“I was happy to have him last year,” Reading manager Dusty Wathan said. “He was kind of getting his feet wet, and you could see how he was getting better and better every start. Then this year when we decided to put him in the [bullpen] out of spring training, a lot of people thought his best opportunity to make it to the major leagues was going to be out of the bullpen.
“He obviously had his struggles up there [in Lehigh Valley] but his numbers weren’t bad – he just had too many walks. When you look at a major league manager or a major league organization, they’re not going to bring a guy up no matter how good your numbers are, if you’re walking a bunch of guys. So he had to come down here. And he said it, it was a wake-up call.
“He had to make some adjustments and he came down here and to his credit – the guy works as hard as anybody – he came down here and worked hard and made a couple adjustments and went up there and jumped on an opportunity. He got put in the closer role for a little while and ran with it. It’s great.”
When Loewen returned to the IronPigs roster, he got into 22 games before his call up. Over that span he threw 28 2/3 innings, and allowed four runs – all of them in one appearance and three on just one pitch that left the yard. He notched 10 saves, walked 12 and struck out 47. His final 15 1/3 frames were scoreless.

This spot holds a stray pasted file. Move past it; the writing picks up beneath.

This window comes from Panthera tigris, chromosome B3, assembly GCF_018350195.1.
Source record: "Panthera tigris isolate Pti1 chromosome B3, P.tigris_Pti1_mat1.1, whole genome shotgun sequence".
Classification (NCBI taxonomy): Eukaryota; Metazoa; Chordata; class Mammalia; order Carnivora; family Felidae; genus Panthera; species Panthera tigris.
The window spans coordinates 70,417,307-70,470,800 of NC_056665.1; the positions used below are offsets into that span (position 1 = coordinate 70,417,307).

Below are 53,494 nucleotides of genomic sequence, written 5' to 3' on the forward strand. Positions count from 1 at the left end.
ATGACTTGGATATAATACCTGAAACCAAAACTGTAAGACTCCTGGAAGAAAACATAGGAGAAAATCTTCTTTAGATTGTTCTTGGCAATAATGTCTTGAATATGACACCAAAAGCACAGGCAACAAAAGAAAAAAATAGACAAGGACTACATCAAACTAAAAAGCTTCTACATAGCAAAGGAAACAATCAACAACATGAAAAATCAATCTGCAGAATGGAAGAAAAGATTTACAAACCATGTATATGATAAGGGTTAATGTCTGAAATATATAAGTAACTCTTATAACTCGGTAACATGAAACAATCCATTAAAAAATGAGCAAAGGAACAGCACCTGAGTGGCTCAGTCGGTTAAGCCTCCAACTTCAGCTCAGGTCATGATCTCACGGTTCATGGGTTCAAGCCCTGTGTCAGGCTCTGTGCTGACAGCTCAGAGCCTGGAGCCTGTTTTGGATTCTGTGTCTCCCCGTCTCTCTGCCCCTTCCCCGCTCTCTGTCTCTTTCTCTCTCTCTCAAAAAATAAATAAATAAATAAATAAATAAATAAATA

“From the outside looking in, I would say, ‘Wow,’” Wathan said. “But it doesn’t surprise me, not knowing him. Especially when you think about it, and he’s obviously not doing it for the money. Baltimore gave him a sizeable amount of money.
“He’s doing it because he loves the game and it’s what he knows. So knowing him, it doesn’t surprise me at all. He doesn’t have quit in him. He’s a guy who will go back to Double-A and hit, then he’ll go back to Double-A and pitch, and I’m very happy for him. He’s one of my favourites. He’s a good guy.”
Said Leroux: “He’s one of the very few guys that you’re truly happy for. One of the best and genuinely nicest people I’ve met, and he just so happens to throw 96 miles an hour from the left side. Fifteen years later, here we are … I can’t wait to see him dominate the bigs just like he’s dominated literally every hitter he’s faced this year in Triple-A.”
What Loewen has done is nothing short of amazing to all those around him, and he isn’t finished.
“Everything,” Aumont said of what’s impressed him the most. “I think I would have been home a long time ago. I asked him, ‘Aren’t you just tired?’ and he’s not. He’s still young, he’s 31. I said, ‘You’ve been through so much, so much rehab, and you went through a second minor league career, I would just be drained.’
“And he said, ‘No, I’m not. I’m not done.’ I was impressed by his response, how quick it came and it was just honest. He’s not done.”